How Age Affects Risk Tolerance

Traditionally, three risk categories correspond to three simple glide paths. Young investors are often recommended to have the highest levels of risky assets. The equity allocation is stable, then declines steadily  after middle age.  This approach may not suit each individual for two reasons.

First, the traditional investment glide pattern may not reflect the individuals’ life events.  Major life events occur at different ages for individuals.  For example, one person may marry young, have children and a mortgage at a young age and plan to retire early.  Another person may accumulate substantial wealth, purchase a house, have a partner with significant earnings capability, have children at a later age, and plan to retire well past the standard age of 65.  The risk capacity of these two individuals will differ significantly, but not be reflected in the standard investment glide path.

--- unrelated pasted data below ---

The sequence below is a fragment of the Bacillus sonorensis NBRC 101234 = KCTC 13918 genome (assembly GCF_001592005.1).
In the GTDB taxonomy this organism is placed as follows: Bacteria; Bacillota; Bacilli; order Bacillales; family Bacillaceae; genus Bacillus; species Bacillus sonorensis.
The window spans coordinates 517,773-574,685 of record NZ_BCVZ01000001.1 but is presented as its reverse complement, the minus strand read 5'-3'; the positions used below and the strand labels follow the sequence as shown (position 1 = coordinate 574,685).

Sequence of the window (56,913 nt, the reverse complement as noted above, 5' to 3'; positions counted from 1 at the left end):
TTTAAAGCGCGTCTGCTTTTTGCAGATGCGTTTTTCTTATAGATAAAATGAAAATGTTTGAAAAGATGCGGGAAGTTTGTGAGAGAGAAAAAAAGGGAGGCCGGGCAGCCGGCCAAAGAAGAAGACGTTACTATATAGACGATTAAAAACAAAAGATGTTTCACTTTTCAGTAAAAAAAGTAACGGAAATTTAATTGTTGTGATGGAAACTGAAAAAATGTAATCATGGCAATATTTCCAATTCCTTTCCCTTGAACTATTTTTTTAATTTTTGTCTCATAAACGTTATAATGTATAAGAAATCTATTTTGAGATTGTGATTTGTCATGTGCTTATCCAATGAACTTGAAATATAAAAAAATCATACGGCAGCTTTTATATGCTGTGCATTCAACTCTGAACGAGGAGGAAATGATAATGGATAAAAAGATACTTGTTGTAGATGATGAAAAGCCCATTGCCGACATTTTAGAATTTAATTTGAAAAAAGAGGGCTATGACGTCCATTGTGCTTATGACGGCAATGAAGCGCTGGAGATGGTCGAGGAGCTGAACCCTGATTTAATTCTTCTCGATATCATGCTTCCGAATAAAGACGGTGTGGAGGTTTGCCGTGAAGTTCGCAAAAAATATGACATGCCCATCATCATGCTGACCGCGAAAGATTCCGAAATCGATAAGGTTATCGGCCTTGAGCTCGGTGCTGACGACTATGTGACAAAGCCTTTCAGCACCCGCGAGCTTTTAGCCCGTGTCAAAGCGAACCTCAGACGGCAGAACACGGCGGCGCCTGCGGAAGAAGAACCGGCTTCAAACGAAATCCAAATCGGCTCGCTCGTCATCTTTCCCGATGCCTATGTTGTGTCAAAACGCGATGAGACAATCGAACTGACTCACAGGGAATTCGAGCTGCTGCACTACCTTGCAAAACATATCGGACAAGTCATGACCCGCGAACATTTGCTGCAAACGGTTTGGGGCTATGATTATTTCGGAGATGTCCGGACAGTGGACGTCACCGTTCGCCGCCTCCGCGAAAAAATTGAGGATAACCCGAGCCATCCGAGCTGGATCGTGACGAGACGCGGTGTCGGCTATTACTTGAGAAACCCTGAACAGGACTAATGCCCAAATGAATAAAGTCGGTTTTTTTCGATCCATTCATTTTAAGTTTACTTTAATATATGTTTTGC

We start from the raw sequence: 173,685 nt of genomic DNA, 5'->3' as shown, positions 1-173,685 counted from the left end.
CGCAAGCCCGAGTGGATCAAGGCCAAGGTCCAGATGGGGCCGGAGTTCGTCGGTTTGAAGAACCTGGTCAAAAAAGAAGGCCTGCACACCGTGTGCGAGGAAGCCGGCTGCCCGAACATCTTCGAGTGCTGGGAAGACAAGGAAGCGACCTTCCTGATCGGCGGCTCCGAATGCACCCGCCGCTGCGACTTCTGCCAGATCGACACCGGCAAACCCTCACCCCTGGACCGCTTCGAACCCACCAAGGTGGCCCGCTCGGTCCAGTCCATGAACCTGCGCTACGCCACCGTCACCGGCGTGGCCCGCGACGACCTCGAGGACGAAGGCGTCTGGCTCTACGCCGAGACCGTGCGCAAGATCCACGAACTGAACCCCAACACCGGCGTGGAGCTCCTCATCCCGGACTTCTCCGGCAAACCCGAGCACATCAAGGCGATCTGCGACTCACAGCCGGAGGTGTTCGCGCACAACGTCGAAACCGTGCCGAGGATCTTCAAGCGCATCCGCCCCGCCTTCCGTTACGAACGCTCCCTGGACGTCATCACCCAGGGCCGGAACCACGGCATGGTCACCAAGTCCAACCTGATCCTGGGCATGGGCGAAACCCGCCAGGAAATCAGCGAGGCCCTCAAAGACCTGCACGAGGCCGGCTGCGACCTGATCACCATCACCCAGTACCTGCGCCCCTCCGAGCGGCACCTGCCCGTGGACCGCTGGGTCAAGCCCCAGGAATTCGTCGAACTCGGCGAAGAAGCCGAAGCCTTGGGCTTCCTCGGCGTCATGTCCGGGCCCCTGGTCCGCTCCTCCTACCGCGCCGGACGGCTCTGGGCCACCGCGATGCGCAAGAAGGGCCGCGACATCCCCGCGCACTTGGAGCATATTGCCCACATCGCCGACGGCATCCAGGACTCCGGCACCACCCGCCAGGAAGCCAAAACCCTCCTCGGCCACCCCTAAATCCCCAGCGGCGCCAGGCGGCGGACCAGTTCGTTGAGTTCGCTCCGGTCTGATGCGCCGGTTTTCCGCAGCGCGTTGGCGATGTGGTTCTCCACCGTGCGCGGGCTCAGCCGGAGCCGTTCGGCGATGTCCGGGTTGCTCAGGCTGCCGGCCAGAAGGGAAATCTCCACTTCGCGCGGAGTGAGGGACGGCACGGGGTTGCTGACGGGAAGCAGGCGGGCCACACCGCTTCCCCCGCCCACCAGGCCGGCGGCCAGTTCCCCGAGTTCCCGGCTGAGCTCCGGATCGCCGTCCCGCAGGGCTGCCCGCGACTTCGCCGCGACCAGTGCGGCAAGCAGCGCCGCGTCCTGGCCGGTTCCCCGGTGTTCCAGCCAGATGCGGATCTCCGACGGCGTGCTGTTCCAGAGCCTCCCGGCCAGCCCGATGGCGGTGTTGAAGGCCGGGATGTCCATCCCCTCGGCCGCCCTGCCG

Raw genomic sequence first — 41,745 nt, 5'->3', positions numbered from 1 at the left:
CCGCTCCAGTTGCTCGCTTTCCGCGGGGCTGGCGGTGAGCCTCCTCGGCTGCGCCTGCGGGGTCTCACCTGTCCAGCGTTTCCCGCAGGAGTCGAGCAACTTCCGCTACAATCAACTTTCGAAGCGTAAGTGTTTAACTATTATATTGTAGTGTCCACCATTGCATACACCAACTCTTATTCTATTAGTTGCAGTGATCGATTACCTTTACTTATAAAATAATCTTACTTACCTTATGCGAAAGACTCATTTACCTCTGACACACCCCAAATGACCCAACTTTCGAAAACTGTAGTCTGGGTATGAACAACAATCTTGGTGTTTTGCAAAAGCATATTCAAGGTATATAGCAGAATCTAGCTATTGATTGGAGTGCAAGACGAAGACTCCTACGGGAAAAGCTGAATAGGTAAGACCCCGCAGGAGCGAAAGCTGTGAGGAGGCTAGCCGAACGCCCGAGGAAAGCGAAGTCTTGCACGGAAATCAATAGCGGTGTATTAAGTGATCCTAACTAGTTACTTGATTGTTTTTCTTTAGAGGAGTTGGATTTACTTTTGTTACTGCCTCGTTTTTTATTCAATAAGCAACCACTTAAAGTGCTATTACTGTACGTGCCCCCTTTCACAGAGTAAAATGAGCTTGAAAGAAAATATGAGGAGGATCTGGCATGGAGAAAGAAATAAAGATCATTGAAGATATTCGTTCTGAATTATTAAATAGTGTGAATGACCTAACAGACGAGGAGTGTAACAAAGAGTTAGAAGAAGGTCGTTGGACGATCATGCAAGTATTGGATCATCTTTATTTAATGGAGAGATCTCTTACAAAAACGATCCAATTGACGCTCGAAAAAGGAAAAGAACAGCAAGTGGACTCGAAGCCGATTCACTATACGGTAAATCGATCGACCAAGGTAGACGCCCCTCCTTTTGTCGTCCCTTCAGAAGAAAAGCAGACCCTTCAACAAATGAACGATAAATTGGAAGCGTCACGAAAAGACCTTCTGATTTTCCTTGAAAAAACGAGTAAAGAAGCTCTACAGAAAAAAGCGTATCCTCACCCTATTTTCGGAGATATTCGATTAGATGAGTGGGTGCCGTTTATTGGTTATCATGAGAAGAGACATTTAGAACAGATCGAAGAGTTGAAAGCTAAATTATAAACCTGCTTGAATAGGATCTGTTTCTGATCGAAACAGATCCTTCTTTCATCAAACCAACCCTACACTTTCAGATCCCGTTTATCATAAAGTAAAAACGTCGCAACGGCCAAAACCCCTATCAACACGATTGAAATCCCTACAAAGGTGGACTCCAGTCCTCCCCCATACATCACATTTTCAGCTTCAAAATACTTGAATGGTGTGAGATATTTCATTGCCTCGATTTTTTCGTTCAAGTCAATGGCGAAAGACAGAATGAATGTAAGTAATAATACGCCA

Second, the classic investment glide path recommends that young investors have the maximum of equity in their portfolio.  This makes sense in that the young have a entire lifetime of employment earnings to offset any shortfall from equity volatility and the long term compounding effect of the higher equity return will be maximised. However, the young may not be have the financial capacity to withstand short term financial volatility.  The young need to be sure they have resources available for current living expenses, often debt repayment, and the capacity to cope with the  higher employment uncertainty of the young as they enter the workforce.